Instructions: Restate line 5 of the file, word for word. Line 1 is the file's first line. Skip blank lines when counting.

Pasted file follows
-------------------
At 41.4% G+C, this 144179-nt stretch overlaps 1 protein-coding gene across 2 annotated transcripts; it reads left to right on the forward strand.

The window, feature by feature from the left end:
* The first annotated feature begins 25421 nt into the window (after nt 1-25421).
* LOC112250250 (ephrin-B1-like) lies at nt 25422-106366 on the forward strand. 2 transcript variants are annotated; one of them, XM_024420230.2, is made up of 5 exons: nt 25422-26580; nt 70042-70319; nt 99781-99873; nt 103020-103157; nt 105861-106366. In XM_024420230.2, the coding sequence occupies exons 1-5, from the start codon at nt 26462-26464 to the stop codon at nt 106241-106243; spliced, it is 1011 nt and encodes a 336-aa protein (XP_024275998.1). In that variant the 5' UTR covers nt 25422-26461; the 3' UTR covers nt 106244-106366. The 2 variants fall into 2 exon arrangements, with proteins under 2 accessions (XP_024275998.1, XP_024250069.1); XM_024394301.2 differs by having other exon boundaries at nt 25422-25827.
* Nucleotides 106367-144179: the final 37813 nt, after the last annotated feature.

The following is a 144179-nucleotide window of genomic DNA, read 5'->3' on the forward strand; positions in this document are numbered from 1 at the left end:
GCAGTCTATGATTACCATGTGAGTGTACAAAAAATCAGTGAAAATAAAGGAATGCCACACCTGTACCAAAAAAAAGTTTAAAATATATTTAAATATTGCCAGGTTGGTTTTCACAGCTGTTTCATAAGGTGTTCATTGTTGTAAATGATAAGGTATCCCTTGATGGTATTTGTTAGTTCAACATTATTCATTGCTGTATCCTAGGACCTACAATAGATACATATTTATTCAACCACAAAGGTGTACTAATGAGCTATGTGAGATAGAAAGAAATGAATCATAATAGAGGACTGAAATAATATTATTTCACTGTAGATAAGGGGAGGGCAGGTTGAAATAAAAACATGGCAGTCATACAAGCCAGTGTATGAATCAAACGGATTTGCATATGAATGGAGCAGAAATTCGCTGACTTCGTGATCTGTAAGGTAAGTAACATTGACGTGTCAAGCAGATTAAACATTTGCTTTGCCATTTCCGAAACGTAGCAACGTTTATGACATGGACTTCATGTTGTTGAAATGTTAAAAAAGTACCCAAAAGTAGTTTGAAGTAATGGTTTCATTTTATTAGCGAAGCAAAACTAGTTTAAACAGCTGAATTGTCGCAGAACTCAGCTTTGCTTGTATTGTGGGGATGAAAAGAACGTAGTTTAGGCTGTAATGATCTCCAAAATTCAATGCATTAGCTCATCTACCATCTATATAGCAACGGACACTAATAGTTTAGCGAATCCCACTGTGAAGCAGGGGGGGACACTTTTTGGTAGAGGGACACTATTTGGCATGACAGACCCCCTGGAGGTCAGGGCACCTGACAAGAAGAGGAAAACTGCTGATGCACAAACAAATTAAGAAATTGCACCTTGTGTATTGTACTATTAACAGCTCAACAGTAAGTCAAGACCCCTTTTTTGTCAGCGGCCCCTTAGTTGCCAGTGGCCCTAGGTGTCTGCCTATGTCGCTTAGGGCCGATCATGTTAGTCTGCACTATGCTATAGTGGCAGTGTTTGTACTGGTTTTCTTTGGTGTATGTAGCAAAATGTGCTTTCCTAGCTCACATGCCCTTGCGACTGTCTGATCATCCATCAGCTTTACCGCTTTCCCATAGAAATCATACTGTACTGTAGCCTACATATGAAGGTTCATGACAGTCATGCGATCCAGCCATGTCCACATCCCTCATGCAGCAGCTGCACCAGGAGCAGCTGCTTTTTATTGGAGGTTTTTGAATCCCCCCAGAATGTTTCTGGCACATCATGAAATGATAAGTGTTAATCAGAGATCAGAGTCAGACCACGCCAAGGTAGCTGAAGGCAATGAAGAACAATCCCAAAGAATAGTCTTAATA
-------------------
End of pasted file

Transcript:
* Nucleotides 106367-144179: the final 37813 nt, after the last annotated feature.